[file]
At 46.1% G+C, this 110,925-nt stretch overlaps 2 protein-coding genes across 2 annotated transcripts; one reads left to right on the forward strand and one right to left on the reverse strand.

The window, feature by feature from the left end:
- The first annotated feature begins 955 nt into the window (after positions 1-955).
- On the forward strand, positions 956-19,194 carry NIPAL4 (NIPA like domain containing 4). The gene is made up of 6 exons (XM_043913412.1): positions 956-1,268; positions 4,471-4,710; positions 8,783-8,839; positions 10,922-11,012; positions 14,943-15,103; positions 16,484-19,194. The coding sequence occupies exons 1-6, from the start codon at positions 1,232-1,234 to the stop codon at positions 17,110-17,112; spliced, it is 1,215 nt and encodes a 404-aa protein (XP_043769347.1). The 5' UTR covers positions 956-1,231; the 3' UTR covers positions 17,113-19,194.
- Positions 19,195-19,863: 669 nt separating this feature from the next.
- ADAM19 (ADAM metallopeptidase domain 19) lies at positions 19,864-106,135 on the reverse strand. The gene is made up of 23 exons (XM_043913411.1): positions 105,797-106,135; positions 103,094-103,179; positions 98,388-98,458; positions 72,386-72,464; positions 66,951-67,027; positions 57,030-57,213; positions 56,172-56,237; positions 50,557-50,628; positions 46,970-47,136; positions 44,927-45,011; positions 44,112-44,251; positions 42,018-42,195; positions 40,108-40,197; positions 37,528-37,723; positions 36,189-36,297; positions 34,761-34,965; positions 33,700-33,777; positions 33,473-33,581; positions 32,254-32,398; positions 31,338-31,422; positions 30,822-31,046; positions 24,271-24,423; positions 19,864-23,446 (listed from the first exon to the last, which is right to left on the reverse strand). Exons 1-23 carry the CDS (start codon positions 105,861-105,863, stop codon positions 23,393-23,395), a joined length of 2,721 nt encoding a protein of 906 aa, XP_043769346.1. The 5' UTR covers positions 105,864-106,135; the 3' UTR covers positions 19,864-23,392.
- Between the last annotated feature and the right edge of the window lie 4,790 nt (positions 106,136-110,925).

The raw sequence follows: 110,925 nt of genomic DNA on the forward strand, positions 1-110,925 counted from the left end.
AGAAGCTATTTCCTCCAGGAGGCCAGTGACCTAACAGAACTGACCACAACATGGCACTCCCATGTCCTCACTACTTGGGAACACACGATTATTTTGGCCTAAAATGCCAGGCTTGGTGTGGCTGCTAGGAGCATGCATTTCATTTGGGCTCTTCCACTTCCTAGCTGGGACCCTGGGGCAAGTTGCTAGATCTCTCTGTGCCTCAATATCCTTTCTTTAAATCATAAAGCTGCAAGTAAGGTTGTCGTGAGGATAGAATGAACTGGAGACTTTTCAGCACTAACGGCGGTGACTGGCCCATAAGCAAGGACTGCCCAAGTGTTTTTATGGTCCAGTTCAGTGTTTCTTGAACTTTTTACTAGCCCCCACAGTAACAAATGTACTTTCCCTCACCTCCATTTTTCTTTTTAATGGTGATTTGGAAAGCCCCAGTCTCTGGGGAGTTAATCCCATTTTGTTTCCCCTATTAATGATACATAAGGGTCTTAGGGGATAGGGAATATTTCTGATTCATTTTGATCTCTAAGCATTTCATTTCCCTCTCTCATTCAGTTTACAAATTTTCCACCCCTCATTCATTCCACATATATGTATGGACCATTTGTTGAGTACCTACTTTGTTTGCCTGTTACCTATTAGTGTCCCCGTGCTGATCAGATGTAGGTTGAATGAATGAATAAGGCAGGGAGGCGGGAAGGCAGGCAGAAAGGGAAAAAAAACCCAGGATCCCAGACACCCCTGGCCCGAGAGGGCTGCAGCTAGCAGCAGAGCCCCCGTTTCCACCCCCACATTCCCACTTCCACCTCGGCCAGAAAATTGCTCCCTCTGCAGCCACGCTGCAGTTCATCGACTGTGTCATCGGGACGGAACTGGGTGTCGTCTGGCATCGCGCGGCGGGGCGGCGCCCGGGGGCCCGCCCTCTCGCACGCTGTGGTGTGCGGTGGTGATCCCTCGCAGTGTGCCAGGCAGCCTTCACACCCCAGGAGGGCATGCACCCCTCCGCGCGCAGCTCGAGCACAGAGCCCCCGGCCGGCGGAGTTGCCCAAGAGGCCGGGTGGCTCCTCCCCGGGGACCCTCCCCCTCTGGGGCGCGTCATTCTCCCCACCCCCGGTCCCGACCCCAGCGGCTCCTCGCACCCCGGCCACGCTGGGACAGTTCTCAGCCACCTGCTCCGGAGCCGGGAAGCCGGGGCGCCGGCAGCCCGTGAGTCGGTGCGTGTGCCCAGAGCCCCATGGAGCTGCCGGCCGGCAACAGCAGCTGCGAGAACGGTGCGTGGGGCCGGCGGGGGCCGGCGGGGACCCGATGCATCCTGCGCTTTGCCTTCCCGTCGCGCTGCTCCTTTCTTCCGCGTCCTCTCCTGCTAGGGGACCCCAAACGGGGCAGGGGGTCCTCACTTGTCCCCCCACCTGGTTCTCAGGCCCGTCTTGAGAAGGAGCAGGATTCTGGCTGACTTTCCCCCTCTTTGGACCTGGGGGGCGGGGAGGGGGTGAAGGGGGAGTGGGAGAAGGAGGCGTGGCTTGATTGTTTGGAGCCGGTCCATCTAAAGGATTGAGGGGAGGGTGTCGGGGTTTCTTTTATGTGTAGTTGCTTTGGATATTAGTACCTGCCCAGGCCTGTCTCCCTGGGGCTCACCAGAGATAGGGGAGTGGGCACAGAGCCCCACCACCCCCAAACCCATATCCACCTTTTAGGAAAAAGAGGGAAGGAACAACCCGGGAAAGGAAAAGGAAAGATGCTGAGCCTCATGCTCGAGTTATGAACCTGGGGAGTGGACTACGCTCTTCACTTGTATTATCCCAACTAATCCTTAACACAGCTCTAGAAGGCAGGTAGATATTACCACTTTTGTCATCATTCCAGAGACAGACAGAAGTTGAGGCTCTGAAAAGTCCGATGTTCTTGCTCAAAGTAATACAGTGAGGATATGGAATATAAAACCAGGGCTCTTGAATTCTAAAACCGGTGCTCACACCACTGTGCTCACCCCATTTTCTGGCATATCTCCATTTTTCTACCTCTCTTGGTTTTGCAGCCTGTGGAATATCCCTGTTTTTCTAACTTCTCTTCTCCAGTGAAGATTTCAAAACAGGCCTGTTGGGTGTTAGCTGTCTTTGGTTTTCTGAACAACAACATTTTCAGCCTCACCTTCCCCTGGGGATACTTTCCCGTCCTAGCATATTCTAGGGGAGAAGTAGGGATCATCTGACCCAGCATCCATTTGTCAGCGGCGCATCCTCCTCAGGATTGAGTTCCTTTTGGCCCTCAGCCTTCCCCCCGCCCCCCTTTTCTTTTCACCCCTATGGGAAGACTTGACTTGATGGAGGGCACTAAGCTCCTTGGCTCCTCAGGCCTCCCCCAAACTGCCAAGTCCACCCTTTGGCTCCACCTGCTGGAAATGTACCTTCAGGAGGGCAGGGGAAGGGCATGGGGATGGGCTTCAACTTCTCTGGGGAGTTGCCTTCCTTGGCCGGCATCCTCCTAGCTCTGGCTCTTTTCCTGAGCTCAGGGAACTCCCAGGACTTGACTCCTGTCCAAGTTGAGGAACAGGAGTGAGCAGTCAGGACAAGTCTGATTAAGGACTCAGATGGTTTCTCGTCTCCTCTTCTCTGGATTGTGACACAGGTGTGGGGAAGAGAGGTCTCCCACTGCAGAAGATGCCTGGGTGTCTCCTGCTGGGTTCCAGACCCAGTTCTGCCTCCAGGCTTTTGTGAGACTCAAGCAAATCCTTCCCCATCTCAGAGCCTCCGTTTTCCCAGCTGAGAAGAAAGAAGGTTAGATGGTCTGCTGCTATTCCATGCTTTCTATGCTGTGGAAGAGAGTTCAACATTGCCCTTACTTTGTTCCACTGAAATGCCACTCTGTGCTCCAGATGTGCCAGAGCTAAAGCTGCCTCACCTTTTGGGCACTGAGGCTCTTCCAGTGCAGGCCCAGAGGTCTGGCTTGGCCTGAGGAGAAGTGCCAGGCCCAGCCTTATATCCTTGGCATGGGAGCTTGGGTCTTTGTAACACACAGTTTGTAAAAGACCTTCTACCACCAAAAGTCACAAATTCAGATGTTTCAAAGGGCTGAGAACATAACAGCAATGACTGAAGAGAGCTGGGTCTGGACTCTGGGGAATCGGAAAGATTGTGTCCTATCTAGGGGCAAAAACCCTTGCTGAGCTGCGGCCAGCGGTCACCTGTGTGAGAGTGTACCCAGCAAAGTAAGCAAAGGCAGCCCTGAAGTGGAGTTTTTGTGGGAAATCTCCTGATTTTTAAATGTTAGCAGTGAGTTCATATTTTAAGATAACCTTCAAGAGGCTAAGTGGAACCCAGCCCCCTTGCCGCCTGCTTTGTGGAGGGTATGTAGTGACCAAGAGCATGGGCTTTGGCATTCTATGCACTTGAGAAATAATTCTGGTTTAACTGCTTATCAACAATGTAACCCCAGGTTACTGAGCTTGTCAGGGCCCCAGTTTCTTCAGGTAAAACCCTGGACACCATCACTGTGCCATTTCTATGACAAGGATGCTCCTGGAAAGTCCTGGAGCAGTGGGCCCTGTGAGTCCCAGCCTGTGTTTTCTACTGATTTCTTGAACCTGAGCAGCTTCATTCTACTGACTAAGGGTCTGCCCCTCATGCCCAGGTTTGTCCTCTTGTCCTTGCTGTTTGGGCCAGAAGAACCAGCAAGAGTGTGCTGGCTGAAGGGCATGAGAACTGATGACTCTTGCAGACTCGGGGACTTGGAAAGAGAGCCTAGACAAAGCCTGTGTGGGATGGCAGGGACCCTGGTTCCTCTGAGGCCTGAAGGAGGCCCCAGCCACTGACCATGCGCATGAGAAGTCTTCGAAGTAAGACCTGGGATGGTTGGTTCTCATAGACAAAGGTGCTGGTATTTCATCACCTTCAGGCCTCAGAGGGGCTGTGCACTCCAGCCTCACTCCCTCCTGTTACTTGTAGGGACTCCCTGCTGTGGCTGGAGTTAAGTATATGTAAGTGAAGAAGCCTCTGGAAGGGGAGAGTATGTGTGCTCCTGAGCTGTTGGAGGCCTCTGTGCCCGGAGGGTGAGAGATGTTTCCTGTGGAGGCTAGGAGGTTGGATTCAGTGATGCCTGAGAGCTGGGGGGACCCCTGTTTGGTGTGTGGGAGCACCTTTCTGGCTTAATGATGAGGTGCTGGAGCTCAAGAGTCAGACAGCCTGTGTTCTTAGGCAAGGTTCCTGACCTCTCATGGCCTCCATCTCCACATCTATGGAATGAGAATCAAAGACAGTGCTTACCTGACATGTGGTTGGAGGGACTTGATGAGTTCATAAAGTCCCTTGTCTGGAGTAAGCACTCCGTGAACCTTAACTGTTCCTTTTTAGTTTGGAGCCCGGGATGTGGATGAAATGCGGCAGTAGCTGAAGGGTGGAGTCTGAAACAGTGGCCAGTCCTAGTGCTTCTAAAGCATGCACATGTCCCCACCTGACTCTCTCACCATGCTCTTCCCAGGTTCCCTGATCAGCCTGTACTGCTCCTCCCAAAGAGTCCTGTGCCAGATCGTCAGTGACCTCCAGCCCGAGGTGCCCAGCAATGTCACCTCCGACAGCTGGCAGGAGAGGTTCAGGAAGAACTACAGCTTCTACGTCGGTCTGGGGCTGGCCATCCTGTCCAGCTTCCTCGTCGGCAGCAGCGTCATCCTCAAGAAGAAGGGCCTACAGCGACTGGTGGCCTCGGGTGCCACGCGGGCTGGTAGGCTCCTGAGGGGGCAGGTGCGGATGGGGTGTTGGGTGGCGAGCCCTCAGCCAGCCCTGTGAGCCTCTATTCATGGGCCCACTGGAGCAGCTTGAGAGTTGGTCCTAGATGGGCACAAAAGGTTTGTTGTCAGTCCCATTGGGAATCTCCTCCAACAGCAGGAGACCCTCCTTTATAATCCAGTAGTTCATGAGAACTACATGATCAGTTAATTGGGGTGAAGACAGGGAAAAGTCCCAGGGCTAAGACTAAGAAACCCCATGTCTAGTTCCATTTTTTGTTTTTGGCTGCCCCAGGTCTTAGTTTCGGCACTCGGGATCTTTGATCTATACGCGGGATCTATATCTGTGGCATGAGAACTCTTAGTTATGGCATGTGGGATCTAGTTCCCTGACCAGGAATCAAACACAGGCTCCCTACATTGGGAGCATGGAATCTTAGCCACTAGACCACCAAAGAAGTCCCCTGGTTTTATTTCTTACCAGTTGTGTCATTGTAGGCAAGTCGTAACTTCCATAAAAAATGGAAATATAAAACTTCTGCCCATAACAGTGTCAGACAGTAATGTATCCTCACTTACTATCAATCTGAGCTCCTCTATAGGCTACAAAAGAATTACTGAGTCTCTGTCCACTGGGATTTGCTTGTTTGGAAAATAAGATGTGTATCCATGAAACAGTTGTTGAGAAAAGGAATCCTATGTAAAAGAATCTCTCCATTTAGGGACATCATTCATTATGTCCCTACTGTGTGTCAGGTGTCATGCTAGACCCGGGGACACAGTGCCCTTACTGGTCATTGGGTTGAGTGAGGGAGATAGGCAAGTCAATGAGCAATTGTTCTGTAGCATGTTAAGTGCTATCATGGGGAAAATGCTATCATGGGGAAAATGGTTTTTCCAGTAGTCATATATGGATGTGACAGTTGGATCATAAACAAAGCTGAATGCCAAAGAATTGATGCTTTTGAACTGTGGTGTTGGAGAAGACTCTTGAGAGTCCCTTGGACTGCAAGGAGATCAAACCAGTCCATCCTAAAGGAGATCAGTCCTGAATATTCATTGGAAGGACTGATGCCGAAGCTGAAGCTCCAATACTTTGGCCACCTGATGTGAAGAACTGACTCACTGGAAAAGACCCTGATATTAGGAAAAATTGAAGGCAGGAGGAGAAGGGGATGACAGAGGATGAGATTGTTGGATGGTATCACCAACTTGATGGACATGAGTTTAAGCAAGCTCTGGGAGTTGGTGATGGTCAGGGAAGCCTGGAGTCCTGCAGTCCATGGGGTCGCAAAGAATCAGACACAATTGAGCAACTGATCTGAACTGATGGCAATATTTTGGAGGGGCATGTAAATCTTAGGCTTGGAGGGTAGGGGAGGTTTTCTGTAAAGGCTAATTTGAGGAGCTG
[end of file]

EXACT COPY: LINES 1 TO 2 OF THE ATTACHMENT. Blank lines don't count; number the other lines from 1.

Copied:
At 46.1% G+C, this 110,925-nt stretch overlaps 2 protein-coding genes across 2 annotated transcripts; one reads left to right on the forward strand and one right to left on the reverse strand.

The window, feature by feature from the left end: